Sacked Mini workers had an hour’s notice

Today, 850 workers at the BMW plant in Oxford, which manufactures the Mini car, were fired because the company was facing falling sales. The Mini was a long-standing Austin/Rover product, which was saved when the old state-owned motor giant was broken up after privatisation. The Mini had a reputation as an old ladies’ car, but there was also the Mini Cooper sports car (famous from The Italian Job) and this was updated by BMW. They also manufactured the Mini One, which didn’t look much different from the new Cooper. The old lady Mini is no more.

Most of the workers were temporary agency staff, and such staff could be sacked without notice and have no right to redundancy pay. Will Hutton was interviewed on the BBC News just now, and noted that there had been a growth in agency working as a result of the liberalisation of British labour laws; some staff like the flexibility, he said, but others had no choice. The problem of casualisation of labour has been noted in the Guardian in the past, with long-standing workers being laid off and “temporary” staff being taken on from agencies, who are paid less and have vastly fewer rights.

I’ve been working through agencies for several years, and while one can sometimes appreciate the flexibility, the client holds pretty much all the cards. This can include capricious sackings (as with one experience I had in which I was sacked by a manager who rushed past me at a narrowing point in a road, then accused me of trying to overtake him on the left) and being sacked after taking a week off to attend a family wedding, having been told I would be coming back afterwards (the foreman had the opinion that if you keep agency staff for too long, they get their feet under the table).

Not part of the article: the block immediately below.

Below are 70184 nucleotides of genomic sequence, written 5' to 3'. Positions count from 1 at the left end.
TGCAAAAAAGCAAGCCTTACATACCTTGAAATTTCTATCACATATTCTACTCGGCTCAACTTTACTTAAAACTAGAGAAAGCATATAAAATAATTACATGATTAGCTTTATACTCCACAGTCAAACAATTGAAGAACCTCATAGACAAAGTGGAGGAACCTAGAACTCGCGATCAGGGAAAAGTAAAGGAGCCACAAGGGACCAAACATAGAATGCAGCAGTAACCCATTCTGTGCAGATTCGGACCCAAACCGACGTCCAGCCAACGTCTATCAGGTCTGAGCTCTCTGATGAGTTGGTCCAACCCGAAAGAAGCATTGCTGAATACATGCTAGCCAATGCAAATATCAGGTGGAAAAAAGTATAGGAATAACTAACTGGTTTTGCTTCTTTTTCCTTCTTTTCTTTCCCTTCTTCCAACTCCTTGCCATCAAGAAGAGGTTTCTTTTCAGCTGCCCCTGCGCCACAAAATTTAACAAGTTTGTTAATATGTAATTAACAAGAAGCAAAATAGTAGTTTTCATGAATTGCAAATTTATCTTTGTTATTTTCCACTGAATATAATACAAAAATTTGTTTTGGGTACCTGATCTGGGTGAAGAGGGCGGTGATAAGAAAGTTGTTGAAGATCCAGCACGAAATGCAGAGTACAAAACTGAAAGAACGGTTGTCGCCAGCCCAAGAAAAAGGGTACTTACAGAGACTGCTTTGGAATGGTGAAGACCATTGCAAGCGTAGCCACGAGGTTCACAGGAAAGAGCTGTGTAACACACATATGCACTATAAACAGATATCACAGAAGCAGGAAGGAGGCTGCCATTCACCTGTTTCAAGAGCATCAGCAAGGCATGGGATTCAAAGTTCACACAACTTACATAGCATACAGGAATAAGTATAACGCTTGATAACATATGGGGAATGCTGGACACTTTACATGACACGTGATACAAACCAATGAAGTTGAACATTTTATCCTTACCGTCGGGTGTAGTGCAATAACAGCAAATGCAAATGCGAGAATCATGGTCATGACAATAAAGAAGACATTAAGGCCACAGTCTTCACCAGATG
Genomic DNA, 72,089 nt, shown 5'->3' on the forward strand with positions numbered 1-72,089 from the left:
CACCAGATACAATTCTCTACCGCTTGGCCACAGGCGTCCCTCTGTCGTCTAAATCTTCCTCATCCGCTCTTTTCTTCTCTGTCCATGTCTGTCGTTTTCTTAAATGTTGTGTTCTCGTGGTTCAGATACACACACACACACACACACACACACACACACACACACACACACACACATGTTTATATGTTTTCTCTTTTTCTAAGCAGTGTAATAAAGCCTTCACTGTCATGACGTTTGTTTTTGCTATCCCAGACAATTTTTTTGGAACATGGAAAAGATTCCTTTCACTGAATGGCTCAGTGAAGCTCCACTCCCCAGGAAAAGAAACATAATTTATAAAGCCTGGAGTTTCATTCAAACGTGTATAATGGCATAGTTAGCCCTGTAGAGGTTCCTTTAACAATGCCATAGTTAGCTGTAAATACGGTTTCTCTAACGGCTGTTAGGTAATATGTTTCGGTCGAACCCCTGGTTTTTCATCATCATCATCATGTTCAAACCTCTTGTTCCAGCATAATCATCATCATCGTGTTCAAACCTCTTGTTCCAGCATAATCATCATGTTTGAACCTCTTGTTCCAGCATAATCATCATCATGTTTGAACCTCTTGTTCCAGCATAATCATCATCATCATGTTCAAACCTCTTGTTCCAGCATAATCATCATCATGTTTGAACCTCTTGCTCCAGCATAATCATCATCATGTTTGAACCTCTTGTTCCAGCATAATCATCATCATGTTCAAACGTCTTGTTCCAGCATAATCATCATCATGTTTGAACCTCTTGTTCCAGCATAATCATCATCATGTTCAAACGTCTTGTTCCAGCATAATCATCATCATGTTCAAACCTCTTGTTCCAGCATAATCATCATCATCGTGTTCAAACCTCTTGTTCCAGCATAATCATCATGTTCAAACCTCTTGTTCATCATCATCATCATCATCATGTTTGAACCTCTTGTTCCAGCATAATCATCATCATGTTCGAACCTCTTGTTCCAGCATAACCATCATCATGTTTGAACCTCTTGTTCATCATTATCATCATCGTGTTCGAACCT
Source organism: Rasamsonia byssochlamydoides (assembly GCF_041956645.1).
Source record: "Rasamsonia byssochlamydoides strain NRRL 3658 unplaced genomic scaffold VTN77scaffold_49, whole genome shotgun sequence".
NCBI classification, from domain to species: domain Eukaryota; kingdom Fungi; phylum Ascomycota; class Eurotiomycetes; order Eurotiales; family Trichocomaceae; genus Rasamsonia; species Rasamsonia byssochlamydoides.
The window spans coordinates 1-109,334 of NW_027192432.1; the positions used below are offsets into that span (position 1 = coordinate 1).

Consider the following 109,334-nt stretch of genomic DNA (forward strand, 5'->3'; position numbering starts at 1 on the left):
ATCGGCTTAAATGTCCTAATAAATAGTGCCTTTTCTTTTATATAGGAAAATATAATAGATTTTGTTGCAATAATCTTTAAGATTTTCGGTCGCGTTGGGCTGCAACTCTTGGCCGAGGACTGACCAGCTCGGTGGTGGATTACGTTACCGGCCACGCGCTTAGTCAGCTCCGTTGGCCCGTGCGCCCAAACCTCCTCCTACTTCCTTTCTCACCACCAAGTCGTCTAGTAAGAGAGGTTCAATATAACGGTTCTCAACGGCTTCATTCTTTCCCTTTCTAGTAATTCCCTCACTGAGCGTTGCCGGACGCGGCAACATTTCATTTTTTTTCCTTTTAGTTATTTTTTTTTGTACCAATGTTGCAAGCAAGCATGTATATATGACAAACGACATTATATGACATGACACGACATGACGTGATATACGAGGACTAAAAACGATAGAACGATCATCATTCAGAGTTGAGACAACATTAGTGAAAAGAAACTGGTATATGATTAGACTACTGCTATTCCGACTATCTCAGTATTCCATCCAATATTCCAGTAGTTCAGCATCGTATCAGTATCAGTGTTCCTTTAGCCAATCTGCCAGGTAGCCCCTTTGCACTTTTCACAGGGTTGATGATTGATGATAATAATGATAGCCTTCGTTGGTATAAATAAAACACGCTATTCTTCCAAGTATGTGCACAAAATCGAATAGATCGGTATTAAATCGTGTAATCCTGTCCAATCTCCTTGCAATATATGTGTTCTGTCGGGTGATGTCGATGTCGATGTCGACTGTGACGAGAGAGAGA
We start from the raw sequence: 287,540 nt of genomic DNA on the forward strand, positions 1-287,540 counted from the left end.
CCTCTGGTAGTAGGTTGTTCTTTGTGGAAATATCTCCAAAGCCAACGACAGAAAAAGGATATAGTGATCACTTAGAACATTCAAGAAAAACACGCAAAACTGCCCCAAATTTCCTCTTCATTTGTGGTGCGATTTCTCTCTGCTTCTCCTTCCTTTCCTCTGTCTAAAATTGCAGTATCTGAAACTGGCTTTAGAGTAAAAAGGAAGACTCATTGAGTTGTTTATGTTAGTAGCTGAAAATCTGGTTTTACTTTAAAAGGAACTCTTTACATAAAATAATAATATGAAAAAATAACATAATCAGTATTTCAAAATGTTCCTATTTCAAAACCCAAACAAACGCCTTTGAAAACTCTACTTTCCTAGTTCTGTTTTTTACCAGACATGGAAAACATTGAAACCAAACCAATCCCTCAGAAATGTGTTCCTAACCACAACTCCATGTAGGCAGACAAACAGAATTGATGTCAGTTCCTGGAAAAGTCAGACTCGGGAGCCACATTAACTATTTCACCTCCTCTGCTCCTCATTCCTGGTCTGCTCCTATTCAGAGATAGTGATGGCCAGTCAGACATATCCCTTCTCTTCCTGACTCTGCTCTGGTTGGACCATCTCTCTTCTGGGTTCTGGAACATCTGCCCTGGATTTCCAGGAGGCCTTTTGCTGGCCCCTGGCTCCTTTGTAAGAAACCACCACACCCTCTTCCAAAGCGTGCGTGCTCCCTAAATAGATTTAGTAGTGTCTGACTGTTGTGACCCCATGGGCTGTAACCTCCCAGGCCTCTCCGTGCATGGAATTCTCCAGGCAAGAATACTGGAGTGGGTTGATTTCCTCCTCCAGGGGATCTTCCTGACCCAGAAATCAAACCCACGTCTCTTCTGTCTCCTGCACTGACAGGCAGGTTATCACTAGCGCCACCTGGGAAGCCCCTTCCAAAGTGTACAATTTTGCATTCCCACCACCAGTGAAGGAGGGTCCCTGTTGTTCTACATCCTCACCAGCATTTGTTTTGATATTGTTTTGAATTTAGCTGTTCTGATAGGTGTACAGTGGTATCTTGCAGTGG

To be fair, the BMW Mini was always a bizarre, “ironic” lifestyle accessory and something which could never survive a major economic downturn; one suspects people will be wanting more normal cars if they want new cars at all in the new climate. Perhaps they should start producing old lady Minis again. However, there are many countries in Europe where this simply could not have happened; British workers have among the worst rights in the developed world.

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